Frisbee teams gear up for spring break in Georgia (Men's)

By Megan Walsh

Although frisbees can’t be seen flying around campus, they can be found in the fieldhouse, where the men’s club frisbee team has been practicing for the past month. The team, which contains a huge underclass base of 20 first-years, plays their first match in Georgia during Spring Break. With a large turnout and enthusiasm, they hope to make it to regionals this season and continue to bond as a team.

The team says that thus far practices have been going really well even though indoor training at the fieldhouse isn’t ideal. “It’s really hard to work inside because you need more space,” Eli Tinkelman ’07 said. “We’ve had 20 to 25 guys consistently attending, though, which is huge.”
“The number of people who come to practice plays a big role in how successful we are,” Charles Tompkins ’08 said. This year the team has a large number of athletic and eager first-years.
One new player in particular who shows promise is Mark Stonehill ’09. “Mark is probably the best first-year we’ve had in the last 10 years,” Captain David Hoedeman ’07 said. “He’s a great player.” The team also contains a small number of sophomores, a core group of juniors—many of whom are abroad this semester and a small squad of experienced seniors.

The team heads down to Georgia with the women’s team during Spring Break to begin their competitive season. The first day of competition includes a “hat tournament” that mixes players from every team in the tournament. “It’s really fun to play with people from all over the country. It’s a great opportunity to play with really talented players,” Hoedeman said.
After the hat tournament is completed the real competition begins. The men’s team plays four to five matches a day for three days. When the team returns to St. Paul they will compete in more matches and tournaments. A particular game that the team is looking forward to is against St. Thomas. “St. Thomas is the big rival. It’s really fun to play them, we always have great games,” Tompkins said. “In the fall, they came here and beat us so we are looking forward to the game this spring,” Tinkelman said. While beating St. Thomas is one goal for the season, the main goal is to make it to regionals. To do this the team has to finish in the top-eight at sectionals, where they will play Carleton, University of Minnesota, St. John’s and Gustavus, among other schools.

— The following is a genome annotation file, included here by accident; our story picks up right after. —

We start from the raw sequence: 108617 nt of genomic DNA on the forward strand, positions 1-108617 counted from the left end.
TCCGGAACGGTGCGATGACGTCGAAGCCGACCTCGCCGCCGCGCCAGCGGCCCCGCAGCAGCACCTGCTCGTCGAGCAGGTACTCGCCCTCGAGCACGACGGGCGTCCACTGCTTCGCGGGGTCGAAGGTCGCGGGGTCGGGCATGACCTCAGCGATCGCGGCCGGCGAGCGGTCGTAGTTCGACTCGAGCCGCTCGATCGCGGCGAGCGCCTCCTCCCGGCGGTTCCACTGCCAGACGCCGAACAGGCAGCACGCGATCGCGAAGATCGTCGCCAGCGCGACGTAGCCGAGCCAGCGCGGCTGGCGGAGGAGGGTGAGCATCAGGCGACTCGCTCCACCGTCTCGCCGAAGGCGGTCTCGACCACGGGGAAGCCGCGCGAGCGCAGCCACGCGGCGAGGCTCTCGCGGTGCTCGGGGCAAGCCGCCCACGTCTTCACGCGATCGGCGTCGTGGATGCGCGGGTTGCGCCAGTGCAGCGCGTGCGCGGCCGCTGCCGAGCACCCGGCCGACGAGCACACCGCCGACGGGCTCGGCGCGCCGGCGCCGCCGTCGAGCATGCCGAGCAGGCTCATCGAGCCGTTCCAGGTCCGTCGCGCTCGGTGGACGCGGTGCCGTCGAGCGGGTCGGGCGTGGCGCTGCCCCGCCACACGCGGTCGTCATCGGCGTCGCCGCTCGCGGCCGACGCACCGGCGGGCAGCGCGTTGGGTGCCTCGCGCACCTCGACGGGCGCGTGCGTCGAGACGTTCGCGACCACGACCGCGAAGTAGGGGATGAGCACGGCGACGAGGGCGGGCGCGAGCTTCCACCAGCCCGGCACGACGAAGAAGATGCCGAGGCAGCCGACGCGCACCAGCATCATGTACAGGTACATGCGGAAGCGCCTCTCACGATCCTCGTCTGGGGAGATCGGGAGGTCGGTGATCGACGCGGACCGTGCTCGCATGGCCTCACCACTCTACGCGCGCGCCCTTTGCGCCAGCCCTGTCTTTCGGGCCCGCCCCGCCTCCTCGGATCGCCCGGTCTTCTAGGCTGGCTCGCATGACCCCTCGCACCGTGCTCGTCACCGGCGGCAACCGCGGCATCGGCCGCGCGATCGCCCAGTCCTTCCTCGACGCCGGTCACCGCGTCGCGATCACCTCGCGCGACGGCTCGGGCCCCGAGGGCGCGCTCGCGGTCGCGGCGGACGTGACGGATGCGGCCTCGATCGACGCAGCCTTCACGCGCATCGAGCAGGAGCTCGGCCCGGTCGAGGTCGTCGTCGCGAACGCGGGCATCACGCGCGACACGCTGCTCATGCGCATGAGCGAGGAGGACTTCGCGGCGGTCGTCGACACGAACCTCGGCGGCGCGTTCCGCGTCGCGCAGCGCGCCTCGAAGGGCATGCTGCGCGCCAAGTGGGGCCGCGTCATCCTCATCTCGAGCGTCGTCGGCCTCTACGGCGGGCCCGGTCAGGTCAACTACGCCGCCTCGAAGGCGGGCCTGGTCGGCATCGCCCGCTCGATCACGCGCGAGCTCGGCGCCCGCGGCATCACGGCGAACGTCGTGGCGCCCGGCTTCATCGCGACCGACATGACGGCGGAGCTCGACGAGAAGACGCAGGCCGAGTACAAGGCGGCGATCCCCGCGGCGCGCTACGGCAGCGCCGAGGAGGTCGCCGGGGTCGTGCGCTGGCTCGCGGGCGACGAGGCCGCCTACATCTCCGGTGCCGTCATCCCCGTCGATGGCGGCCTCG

The team has many off-field priorities for the season. “We try really hard to be a team on and off the field and I think we do a really good job.” Hoedeman said. They try to create a fun environment for the first-years and ensure the team has continued success.
Part of that environment is formed most notably by Frisbee’s famous traditions, which include, cheering and nakedness. Before games, Zach Axelrod ’06 explained, each team pumps themselves up by dancing around and cheering. Afterwards the rival teams make up a cheer or skit for their opponent, often playing on their rivals’ name. “It’s a cool spirited way to end the game,” Axelrod said.
Nakedness plays a more sporadic role primarily in less serious competitions, which occasionally evolve into “naked” or “quasi-naked” games.
“In some of the lower-level games, blowouts and stuff, that kind of thing happens,” Axelrod said.

The Scots believe that the team’s atmosphere will translate to future success and the size of the squad suggests that Mac’s traditions haven’t frightened away any timid rookies to college Frisbee.
“Hopefully we will have 20 experienced, returning sophomores and be able to recruit more freshman.” Hoedeman said. The group makes it a priority to include everyone. “We’ll take anyone who wants to play,” Tinkelman said. “What’s great about the sport is you can always find someone to toss a frisbee with.”